How the UK funds this work is also important, especially given the signal in the Integrated Review to evolve the UK’s offer ‘using a variety of funding models’ and considering the reckoning the FCDO has to make with decolonising aid, increasing diversity and inclusivity, and shifting power toward a more ‘locally-led’ approach to rights-based development. The FCDO could model how to fund civil society advancing open societies and civic space in two ways: (1) by ensuring it funds in line with the G7 Open Societies statement and the newly agreed OECD DAC Recommendation on Enabling Civil Society in Development Co-operation and Humanitarian Assistance, which prioritises in Pillar One ‘Respecting, Protecting And Promoting Civic Space’;[18] and (2) by modelling with other bilateral agencies, such as the Swedish International Development Cooperation Agency (SIDA), and building on their ‘Guiding Principles for Engagement With and Support to Civil Society’, an approach rooted in trust-based financial support and grant making that follows locally led decisions about priorities, in line with what civil society groups say they need to successfully defend and expand civic space and open societies.[19]


A real ‘force for good’

The UK is not the only liberal democracy at a critical juncture in its domestic and diplomatic relationship with countering terrorism and promoting open societies and human rights. The last 20 years have seen enormous costs to human rights and security, and not least in handing authoritarian governments an extended licence to justify any new measure as ‘counter-terrorism’ and restrict civic space. As we look ahead to a decade of enormous challenges, we desperately need multilateral solutions forged with as much good faith as can be built. Active diplomacy, convening new accountable fora and using elected positions wisely, and with integrity, could make all the difference. There is a Summit for Democracy on the horizon, where profiling civic space and commitments to its protection and expansion can be made on the world stage. The work to ensure civil society thrives in free and open civic spaces needs doing both quietly and on platforms, bilaterally and multilaterally, and needs resource as well as good intentions.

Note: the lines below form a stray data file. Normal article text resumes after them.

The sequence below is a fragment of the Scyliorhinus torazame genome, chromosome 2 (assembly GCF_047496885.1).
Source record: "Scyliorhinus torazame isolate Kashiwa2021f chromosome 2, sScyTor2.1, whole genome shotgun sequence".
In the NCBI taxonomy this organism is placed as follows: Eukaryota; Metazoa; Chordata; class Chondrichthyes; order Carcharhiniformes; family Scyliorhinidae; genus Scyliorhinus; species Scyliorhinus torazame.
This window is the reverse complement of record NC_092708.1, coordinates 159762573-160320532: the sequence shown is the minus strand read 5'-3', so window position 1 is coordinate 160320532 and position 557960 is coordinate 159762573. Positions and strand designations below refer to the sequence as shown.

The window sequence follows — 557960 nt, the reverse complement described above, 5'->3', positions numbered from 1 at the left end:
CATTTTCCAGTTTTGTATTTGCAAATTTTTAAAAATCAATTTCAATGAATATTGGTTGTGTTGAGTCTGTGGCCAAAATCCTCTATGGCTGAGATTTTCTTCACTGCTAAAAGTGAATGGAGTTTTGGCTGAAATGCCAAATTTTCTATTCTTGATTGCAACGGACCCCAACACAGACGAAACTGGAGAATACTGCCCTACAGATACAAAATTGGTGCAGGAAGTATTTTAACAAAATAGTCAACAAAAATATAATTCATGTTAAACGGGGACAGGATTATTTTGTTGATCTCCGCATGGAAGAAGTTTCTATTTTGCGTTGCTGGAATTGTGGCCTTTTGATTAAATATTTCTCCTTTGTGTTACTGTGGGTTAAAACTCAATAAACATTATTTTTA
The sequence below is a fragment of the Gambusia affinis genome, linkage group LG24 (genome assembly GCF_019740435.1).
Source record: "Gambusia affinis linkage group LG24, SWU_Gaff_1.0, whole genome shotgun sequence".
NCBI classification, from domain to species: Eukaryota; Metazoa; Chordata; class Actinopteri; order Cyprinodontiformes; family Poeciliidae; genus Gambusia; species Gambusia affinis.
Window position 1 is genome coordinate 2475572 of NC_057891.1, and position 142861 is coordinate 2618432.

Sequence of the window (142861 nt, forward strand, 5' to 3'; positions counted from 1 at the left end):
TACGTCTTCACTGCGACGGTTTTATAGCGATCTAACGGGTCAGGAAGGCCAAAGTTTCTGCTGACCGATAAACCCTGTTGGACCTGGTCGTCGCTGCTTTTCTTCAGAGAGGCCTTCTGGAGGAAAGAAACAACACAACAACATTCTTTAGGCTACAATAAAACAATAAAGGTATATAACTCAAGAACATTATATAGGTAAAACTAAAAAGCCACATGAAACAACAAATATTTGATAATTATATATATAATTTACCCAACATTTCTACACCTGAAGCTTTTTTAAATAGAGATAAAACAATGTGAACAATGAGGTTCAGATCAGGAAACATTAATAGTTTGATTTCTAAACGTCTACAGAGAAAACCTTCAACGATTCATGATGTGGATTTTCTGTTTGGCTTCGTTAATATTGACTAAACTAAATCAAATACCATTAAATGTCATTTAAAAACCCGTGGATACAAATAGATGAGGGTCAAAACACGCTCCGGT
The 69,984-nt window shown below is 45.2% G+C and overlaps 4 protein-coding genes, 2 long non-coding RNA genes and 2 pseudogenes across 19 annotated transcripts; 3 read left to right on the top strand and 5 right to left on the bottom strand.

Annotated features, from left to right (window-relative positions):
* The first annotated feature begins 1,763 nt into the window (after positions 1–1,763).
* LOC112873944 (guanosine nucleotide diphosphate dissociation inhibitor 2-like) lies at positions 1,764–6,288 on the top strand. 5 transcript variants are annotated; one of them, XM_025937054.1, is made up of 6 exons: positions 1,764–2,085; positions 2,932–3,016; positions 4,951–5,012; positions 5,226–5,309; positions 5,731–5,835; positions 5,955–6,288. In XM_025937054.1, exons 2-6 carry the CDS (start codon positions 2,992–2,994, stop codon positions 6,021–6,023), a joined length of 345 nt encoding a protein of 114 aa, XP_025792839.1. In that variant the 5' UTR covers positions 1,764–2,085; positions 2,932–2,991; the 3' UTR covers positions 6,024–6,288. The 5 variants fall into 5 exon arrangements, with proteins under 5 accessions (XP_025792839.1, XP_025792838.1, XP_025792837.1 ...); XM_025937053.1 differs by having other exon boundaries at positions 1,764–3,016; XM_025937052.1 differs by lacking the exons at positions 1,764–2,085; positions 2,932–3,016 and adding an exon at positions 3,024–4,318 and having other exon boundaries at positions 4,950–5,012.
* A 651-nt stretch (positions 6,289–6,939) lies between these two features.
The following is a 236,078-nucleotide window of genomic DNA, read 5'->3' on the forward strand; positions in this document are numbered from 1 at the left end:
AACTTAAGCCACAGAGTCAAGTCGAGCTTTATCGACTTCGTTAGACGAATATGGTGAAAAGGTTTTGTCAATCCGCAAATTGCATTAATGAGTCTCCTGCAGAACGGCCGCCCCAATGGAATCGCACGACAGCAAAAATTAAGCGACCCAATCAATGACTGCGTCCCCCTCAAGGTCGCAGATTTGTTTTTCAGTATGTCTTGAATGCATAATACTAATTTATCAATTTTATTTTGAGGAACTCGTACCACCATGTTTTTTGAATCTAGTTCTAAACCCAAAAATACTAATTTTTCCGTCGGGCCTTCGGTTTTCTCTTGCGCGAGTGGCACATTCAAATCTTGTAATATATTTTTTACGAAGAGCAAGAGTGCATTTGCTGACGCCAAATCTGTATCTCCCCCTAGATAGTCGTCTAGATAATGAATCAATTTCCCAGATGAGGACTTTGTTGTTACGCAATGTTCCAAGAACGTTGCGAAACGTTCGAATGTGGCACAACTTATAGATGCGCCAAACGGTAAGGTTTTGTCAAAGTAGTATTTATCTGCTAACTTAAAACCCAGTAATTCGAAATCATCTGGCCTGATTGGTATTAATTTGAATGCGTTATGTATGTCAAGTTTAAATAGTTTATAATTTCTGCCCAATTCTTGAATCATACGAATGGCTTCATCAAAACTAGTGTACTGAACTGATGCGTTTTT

And it is not only the UK Government who needs to step up; civil society should stand up for its own. A wide range of UK actors should be prominent and active in naming the attacks on civic space and helping to demolish the impunity it currently has. MPs across all parties partake in many inter-parliamentary fora, where there are opportunities to raise the profile of these issues, and the Speaker and his office, should be on hand to support and promote such efforts. The Westminster Foundation for Democracy should build on its existing research and utilise its networks and close relationship with parliaments, parties, and civil society to push for the expansion of civic space through its country offices.[20]


The philanthropy community, including our organisations, are ready to support this work in tandem with the UK Government and multilateral bodies. We have an analysis, networks, strategies and resources ready to power up and challenge the crackdown on civic space.


Iva Dobichina is Division Director with the Open Society Human Rights Initiative. Previously she worked for Freedom House, an independent, US-based watchdog organization, where she served as director of programs for Central Asia. 


Poonam Joshi is Director of The Funders Initiative for Civil Society. She is a lawyer and was previously at the Sigrid Rausing Trust and Amnesty International UK.


Sarah Green is a consultant for The Funders Initiative for Civil Society, and works in human rights and gender-based violence advocacy and campaigns


James Savage is the Program Director of the Enabling Environment for Human Rights Defenders at The Fund for Global Human Rights, and previously worked at Amnesty International UK and for Peace Brigades International.